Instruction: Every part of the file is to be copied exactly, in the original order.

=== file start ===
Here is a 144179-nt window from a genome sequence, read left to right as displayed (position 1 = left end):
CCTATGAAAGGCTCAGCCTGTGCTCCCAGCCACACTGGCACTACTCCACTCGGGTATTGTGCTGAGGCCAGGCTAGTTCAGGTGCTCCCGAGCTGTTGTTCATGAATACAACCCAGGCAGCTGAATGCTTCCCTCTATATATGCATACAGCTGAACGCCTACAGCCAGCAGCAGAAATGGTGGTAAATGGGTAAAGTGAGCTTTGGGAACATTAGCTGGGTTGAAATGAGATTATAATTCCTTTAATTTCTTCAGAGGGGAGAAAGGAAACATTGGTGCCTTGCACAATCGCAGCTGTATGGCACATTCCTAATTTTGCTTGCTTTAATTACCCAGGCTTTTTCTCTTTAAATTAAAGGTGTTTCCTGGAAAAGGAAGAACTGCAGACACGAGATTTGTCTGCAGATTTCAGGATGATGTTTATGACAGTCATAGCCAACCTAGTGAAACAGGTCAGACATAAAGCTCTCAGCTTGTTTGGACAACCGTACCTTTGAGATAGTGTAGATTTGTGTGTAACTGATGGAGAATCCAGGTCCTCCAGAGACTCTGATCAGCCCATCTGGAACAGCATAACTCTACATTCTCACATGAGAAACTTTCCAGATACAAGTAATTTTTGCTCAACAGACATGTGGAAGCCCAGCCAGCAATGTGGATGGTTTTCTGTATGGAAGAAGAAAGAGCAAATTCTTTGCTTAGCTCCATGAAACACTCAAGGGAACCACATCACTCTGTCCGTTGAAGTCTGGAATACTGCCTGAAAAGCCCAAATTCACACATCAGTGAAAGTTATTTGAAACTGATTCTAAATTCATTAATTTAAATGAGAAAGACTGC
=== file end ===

Here is a 144179-nt window from a genome sequence, read left to right as displayed (position 1 = left end):
CCTATGAAAGGCTCAGCCTGTGCTCCCAGCCACACTGGCACTACTCCACTCGGGTATTGTGCTGAGGCCAGGCTAGTTCAGGTGCTCCCGAGCTGTTGTTCATGAATACAACCCAGGCAGCTGAATGCTTCCCTCTATATATGCATACAGCTGAACGCCTACAGCCAGCAGCAGAAATGGTGGTAAATGGGTAAAGTGAGCTTTGGGAACATTAGCTGGGTTGAAATGAGATTATAATTCCTTTAATTTCTTCAGAGGGGAGAAAGGAAACATTGGTGCCTTGCACAATCGCAGCTGTATGGCACATTCCTAATTTTGCTTGCTTTAATTACCCAGGCTTTTTCTCTTTAAATTAAAGGTGTTTCCTGGAAAAGGAAGAACTGCAGACACGAGATTTGTCTGCAGATTTCAGGATGATGTTTATGACAGTCATAGCCAACCTAGTGAAACAGGTCAGACATAAAGCTCTCAGCTTGTTTGGACAACCGTACCTTTGAGATAGTGTAGATTTGTGTGTAACTGATGGAGAATCCAGGTCCTCCAGAGACTCTGATCAGCCCATCTGGAACAGCATAACTCTACATTCTCACATGAGAAACTTTCCAGATACAAGTAATTTTTGCTCAACAGACATGTGGAAGCCCAGCCAGCAATGTGGATGGTTTTCTGTATGGAAGAAGAAAGAGCAAATTCTTTGCTTAGCTCCATGAAACACTCAAGGGAACCACATCACTCTGTCCGTTGAAGTCTGGAATACTGCCTGAAAAGCCCAAATTCACACATCAGTGAAAGTTATTTGAAACTGATTCTAAATTCATTAATTTAAATGAGAAAGACTGC